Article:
My Dad taught me not to hate God, but to love Him. He used to say to me: “Son, I make you a promise. If you come to me for guidance I may not always be able to give you the right answers, but I will always give you the right questions. If you’re the kind of boy I think you are then that will be enough to set your curious mind and spirit soaring. That will be enough for the Holy Spirit to blow through all of your life, thus drawing you into a living and dynamic love for God.” Of course, what my earthly father was saying to me was what my heavenly Father had already said in Proverbs 2: “If you seek the knowledge of God like silver and search for it as for hidden treasure, then you will find the beauty and the holiness and the love of God in your life.”
Another lesson I learned from my two fathers is the necessity for loving myself.
My Dad taught me a love of self based upon an understanding of how God loves me. In other words, I should love myself not as an act of conceit, but as an act of faith. I can love myself not because of what I am but because of whose I am—not because of anything I can or might achieve, but because I am a child of God. My sense of worth and value in life is determined not by my possessions but by who possesses me. My Dad had little of this world’s goods, but he was one of the richest men I have known.
Jesus, the purest expression of God because He was God, said once that people who believe are the salt of the earth. That was a very interesting thing for Him to say. You see, in the language that He spoke, the word for “salt” is “mellock”, the word for “king” is “mellack”, and the word for ascending the throne is “mollock.” Now Jesus did not write His words, He spoke them—and He was a master at the use of language. So the play on words, the words with double meanings because they sounded the same, was a basic part of His communication. What Jesus meant when He said: “You are the salt of the earth” is that “You are not only that which brings flavor and preserving power to life, but you are also royalty; you are a child of the King of all kings. God knows your name.” Clearly then, the whole point of life is not to build one’s own kingdom, but to help God build His kingdom—not to put oneself at the center but to put the Lord at the center—not to use one’s gifts for one’s gratification but to use them for God’s glory.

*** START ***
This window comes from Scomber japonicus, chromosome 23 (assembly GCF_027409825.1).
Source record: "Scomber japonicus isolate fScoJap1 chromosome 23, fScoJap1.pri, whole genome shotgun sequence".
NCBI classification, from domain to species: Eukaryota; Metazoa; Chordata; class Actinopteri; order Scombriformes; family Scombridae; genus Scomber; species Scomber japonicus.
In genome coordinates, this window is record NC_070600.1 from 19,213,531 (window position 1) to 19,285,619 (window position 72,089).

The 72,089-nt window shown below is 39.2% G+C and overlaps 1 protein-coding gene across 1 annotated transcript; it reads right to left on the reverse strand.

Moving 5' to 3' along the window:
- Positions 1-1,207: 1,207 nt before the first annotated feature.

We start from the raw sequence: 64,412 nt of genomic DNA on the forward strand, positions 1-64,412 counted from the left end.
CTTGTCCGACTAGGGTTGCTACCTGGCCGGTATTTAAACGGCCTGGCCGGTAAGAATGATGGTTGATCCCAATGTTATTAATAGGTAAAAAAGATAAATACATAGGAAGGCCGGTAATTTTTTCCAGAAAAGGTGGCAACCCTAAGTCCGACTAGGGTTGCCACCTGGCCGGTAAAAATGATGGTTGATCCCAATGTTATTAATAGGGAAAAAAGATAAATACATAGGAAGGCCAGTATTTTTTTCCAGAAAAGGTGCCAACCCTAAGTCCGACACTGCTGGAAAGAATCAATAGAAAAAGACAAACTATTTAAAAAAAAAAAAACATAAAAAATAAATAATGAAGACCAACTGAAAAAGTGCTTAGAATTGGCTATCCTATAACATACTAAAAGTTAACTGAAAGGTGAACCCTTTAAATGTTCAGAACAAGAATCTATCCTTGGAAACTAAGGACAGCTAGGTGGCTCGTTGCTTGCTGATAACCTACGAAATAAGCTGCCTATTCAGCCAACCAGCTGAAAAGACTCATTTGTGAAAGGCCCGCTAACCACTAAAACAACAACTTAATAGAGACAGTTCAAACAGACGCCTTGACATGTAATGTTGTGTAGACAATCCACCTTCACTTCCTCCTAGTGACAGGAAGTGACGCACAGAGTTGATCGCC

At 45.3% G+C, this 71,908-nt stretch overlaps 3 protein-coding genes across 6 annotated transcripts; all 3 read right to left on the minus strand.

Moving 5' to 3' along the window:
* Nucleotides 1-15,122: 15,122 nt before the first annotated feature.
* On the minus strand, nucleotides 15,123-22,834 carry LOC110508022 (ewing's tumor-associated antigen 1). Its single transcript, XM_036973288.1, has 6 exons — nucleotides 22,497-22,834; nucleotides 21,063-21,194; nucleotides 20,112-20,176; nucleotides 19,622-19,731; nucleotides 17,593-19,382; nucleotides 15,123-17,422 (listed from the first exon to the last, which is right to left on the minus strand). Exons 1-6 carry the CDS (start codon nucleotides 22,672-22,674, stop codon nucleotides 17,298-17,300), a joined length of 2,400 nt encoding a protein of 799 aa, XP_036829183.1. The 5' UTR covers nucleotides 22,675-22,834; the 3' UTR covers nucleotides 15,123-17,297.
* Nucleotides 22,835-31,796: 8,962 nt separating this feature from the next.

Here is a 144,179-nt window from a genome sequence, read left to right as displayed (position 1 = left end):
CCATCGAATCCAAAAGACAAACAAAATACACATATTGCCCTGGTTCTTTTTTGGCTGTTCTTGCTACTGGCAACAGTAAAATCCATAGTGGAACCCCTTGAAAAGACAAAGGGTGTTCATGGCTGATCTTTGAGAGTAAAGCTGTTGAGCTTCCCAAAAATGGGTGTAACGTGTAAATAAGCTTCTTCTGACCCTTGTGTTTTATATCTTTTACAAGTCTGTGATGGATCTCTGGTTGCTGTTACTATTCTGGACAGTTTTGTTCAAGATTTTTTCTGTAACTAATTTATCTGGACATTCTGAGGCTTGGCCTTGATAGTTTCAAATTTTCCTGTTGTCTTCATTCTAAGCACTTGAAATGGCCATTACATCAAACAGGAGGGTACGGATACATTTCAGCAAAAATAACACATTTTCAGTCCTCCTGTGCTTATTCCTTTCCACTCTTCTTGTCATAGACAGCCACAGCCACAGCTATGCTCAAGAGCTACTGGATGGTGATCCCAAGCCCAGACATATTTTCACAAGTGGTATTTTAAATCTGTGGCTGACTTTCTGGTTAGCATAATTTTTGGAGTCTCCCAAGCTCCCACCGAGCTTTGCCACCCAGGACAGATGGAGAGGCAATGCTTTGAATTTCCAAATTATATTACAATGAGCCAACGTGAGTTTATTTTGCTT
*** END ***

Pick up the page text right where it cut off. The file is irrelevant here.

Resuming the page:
Not all people do that sad to say. If I were to mention the name of Yul Brynner to you, you would see in your mind’s eye this striking, dashing, commanding actor playing the lead role in The King And I upon the stage. You would remember him as a most impressive man. Actually such was not the case at all. Yul Brynner was a hollow and empty person, one of the most pathetic people you could ever imagine. He was so wrapped up in himself that he really didn’t have time for anything or anyone else. For instance, when he was awarded the Tony Award for his theatrical achievements, he stepped to the microphone. Those who didn’t know him expected him to be humble and gracious and thank those who had supported him. But no, that’s not what he did. He stood there and said: “I want to thank Yul Brynner for this award, the greatest human being to have ever performed in the world.” Now isn’t that sick? Isn’t that pitiful? Yet it’s the attitude we see in some people today. It’s like they have nothing more to live for than just the enhancement of their own little egos. And you know when people like that come to the close of their lives, always their life is a pitiful sight to behold. So it was when Yul Brynner’s life came to an end. It was pitiful to behold.
My Dad taught me to love myself not because of what I did but because of whose I was. He used to say to me: “The fellow who gets on a high horse is riding for a fall”…and “The person who is all wrapped up in himself is overdressed”…and “People whose main concern is their own happiness seldom find it.” Of course, what my earthly father was saying to me was what my heavenly Father had already said in Proverbs 2: “For the Lord gives wisdom, from His mouth come knowledge and understanding.” We can love ourselves because He loves us.
Then I have learned from my two fathers the necessity for loving the world.